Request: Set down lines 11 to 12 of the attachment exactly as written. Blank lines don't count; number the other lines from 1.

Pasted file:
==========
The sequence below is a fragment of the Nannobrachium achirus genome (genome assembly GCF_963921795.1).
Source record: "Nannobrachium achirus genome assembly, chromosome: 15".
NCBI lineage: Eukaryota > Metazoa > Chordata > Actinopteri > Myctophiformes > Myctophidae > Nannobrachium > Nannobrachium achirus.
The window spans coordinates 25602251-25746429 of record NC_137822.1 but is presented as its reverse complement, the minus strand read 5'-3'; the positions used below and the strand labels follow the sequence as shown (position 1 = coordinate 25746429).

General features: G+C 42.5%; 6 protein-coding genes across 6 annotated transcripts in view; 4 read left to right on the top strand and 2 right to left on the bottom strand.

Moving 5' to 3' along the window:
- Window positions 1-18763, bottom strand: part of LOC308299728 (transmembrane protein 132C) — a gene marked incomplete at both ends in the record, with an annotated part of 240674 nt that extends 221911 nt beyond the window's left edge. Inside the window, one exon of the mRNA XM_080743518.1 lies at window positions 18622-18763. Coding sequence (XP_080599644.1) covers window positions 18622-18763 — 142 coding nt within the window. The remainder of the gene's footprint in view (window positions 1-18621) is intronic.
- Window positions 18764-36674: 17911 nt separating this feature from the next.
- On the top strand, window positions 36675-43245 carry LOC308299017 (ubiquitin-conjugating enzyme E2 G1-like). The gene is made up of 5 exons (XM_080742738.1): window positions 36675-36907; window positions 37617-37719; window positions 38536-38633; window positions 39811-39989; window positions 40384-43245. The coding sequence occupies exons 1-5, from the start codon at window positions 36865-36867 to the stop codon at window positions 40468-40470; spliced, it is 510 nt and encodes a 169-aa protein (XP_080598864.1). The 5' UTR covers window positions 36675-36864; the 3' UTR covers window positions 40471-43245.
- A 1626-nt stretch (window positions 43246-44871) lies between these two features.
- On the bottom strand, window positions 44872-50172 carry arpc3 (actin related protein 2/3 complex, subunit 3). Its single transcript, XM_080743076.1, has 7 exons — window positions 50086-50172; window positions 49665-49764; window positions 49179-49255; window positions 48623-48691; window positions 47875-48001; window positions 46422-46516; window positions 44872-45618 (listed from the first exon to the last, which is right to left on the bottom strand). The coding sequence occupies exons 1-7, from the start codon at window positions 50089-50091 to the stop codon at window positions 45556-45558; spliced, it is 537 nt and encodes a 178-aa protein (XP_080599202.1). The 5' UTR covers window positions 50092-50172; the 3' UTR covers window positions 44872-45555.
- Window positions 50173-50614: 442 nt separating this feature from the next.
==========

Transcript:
- On the bottom strand, window positions 44872-50172 carry arpc3 (actin related protein 2/3 complex, subunit 3). Its single transcript, XM_080743076.1, has 7 exons — window positions 50086-50172; window positions 49665-49764; window positions 49179-49255; window positions 48623-48691; window positions 47875-48001; window positions 46422-46516; window positions 44872-45618 (listed from the first exon to the last, which is right to left on the bottom strand). The coding sequence occupies exons 1-7, from the start codon at window positions 50089-50091 to the stop codon at window positions 45556-45558; spliced, it is 537 nt and encodes a 178-aa protein (XP_080599202.1). The 5' UTR covers window positions 50092-50172; the 3' UTR covers window positions 44872-45555.
- Window positions 50173-50614: 442 nt separating this feature from the next.